If your children share a bedroom, they may be disturbed even when they are not using technology themselves. There’s some evidence that the blue light from screens mimics daylight and stimulates the brain, and that it suppresses melatonin which regulates sleep-wake cycles.

…Leading to unhealthy comparisons

Many young people enjoy social media and texting – it’s a fun break from school work and other routine activities.

Sometimes, though, social media can become a source of dissatisfaction. Young people can feel as though all their friends are more attractive, more successful, and having more fun than they are; this can have a negative effect on self-esteem, and increase a feeling of low mood.

…Overstimulating them

Multimedia content is exciting and designed to be really stimulating. It’s possible that your child may feel bereft when they’re not using a device – real life may seem dull, slow and colourless compared to the online world where something is happening all the time.

What can parents do to help?

It can be an upsetting and helpless feeling to see your child in a low mood, and it’s natural to want to do whatever you can to ensure your child feels happier.

Help them understand why they’re feeling low

Children will often bottle up their feelings; but it’s helpful if they can recognise and name how they’re feeling so that you can help them plan how to deal with the effects.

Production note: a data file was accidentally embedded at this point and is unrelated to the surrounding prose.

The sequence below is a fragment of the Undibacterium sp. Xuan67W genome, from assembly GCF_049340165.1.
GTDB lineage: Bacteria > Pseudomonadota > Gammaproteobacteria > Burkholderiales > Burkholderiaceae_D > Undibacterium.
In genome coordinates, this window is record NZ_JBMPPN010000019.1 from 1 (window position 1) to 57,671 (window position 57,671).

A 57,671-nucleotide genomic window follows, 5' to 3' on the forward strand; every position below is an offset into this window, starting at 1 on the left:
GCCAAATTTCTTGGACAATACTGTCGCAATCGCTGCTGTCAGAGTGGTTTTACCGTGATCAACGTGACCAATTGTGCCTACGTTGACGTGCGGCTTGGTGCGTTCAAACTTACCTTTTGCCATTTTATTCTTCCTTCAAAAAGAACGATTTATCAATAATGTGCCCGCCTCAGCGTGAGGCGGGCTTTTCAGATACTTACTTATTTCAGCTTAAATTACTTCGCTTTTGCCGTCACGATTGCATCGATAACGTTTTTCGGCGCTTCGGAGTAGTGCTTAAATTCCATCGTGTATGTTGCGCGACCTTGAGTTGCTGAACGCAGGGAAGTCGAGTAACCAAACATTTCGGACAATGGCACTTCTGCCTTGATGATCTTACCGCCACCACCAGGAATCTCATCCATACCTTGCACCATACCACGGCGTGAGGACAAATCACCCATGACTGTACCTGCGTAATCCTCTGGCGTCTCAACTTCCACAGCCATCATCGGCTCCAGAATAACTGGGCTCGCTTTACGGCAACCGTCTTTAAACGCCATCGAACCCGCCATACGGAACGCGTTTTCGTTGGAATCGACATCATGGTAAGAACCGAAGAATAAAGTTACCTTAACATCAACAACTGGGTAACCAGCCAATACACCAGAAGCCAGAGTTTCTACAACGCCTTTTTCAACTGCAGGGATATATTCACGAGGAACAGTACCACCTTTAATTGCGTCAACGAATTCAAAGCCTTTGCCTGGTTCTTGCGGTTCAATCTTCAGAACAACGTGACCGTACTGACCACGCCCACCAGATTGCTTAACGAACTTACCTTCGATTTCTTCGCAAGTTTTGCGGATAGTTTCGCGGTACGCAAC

Encourage your child to express their emotions – often just saying to someone, ‘I’m fed up today’ can make a difference.

Set boundaries to help them find a balance

It might help your child to have routines and boundaries in place, like device-free meal times. Since tiredness can have such an impact, think about introducing a family agreement for devices, such as when they are used. For example, you could agree that they are left to charge in the living room and not used one hour before they go to bed, so they can wind down with a book. The more rested they are, the better.

Talk to them about social media and ‘reality’

Help your child to think critically about how the images they may come across on social media are likely to be edited and enhanced to look a certain way. Ask them why they think this might be the case and why people might select only their best and happiest moments to share on social media. Do they think this is a realistic depiction of the person’s life? There are some great examples of pictures showing what’s going on ‘outside the frame’ that you can explore with your teens.

Look for activities which lift their spirits

Sometimes a fun activity can act as a distraction and can help lift their mood – cook a meal together, listen to music, get outdoors. Physical activity often does the trick and walking, running, swimming gets people out of the house and into the fresh air – but even changing their bedroom furniture around can help.

Keep a check on the length and frequency of their low moods

It’s important to keep a close eye on any mood changes. You know your child better than anyone – if you have any concerns that your child’s low mood is becoming too frequent, lasts a long time or is having a worrying impact on the way they function each day, seek advice from your GP.

Further reading

Depression and young people
Mental health and young people: the background
Helping your child get the sleep they need
Self-harm: facts for parents

The advice published on Parent Info is provided by independent experts in their field and not necessarily the views of Parent Zone or CEOP.